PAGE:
5 Prison Staffers Accused of Harming Inmate

The Department of Corrections said Thursday that five prison employees have been charged with battery on an inmate, the latest in a string of incidents alleging inmate abuse and cover-ups at Florida prisons.

A sixth employee, a captain at Northwest Florida Reception Center in Chipley, was arrested on a charge of official misconduct after allegedly falsifying a report to cover-up the incident, authorities said. According to an arrest report, Captain James Kirkland planned a 'takedown' of 31-year-old prisoner Jeremiah Tatum while Tatum was being escorted from his cell to a decontamination shower after being sprayed with chemicals.

Kirkland told the five other officers that he would say Tatum spit in his face during the escort, which would signal the other officers to take him down. A video shows officers slammed Tatum face first into the concrete while he was in leg and hand restraints. Another officer jumped on Tatum's legs and pinned the prisoner to the ground during the August 5 incident, according to the arrest report.

The affidavit said all five officers later acknowledged that Tatum did not spit on the captain. Kirkland declined comment when reached at his home Thursday night.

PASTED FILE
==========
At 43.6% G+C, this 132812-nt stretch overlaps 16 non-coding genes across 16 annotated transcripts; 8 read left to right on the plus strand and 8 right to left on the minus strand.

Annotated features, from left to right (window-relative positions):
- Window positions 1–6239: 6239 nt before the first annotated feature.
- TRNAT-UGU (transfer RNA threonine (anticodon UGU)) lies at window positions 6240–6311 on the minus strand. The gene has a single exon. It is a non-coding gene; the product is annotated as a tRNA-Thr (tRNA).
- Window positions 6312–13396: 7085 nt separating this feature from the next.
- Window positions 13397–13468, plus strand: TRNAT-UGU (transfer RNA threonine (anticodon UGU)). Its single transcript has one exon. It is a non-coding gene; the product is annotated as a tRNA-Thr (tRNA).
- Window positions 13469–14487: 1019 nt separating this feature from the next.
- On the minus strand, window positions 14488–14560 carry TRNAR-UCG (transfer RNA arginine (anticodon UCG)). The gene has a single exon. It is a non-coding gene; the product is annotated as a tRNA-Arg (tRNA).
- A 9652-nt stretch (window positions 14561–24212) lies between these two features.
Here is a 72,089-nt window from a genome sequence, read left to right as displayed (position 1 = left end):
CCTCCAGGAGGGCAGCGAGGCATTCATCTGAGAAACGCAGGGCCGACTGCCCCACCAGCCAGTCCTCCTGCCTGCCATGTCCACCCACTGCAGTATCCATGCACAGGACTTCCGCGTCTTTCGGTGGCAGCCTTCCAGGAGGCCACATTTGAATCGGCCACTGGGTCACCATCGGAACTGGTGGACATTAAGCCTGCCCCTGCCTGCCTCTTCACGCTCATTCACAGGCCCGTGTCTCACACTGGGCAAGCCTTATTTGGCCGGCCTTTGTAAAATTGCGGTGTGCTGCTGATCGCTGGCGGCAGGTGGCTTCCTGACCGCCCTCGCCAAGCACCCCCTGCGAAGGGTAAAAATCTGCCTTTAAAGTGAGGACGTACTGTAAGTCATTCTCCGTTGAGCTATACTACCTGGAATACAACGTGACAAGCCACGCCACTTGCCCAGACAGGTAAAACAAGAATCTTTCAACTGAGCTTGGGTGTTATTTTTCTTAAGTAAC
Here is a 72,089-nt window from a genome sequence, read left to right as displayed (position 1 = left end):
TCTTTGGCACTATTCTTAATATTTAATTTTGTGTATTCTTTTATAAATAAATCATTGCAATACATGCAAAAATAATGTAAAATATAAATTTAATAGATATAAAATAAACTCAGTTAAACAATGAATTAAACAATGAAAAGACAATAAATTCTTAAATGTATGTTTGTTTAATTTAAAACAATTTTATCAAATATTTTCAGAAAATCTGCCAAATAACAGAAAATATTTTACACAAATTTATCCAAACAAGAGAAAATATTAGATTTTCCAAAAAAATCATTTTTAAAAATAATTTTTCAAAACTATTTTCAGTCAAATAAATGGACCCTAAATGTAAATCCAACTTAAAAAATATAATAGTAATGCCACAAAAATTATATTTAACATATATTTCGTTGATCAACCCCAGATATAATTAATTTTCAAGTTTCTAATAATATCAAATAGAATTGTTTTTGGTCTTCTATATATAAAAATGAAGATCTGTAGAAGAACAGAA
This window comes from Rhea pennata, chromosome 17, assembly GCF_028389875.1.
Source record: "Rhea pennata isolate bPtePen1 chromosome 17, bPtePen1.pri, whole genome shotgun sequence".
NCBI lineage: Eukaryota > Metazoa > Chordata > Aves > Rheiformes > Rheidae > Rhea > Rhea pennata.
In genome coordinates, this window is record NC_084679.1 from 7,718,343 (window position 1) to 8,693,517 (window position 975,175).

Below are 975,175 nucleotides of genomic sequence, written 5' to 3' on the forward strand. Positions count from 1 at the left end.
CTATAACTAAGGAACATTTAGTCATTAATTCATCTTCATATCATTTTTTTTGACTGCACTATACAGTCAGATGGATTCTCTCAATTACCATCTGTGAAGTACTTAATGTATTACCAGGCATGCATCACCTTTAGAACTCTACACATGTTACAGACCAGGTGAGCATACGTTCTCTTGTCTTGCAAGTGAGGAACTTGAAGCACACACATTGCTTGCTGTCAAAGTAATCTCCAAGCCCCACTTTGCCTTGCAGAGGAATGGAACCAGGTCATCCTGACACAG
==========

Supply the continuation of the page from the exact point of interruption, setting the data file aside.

The Florida Department of Corrections said all six employees have been fired following an investigation by its office of inspector general.

"These arrests and terminations send a very clear message: we have zero tolerance for criminal activity by our staff. I expect everyone to do what is right and I have restated my commitment to hold those who do not to meet our expectations accountable for their wrongdoing," Secretary Mike Crews said in a statement.

Last week, the agency announced that employees who commit criminal acts would immediately be placed on administrative leave and the agency would initiate disciplinary action for their dismissal. The measure comes after repeated allegations of systemic abuse, cover-ups and failure to punish guards when inmates are harmed.

Last month, Crews vowed to improve accountability among the agency's 22,000 staffers after a review of cases files revealed inconsistent punishments for bad behavior.

The Department of Corrections, which oversees 100,000 prisoners, has come under scrutiny following the death of mentally ill inmate Darren Rainey in Miami.

Rainey was placed alone in a locked, closet-like shower in 2012 for more than two hours with hot water measured at up to 180 degrees. Fellow inmates said Rainey, 50, was put in the shower after he had defecated in his cell and refused to clean it up, according to a report by the Miami Herald.

Crews fired the warden, saying it took too long for leaders at Dade Correctional Institution to investigate. But no one has been criminally charged in Rainey's death.

The American Civil Liberties Union, Amnesty International and other human rights groups have called for a federal investigation into Rainey's death and the treatment of other mentally ill inmates in Florida.

Earlier this week, the organization Disability Rights Florida filed a lawsuit against the agency seeking immediate reforms and investigations into complaints of widespread torture and abuse of mentally ill inmates, which it says the agency has ignored for years.

The lawsuit alleged that the culture of abuse at Dade Correctional Institution contributed to the deaths of at least two mentally ill inmates within the past two years.

Copyright AP - Associated Press
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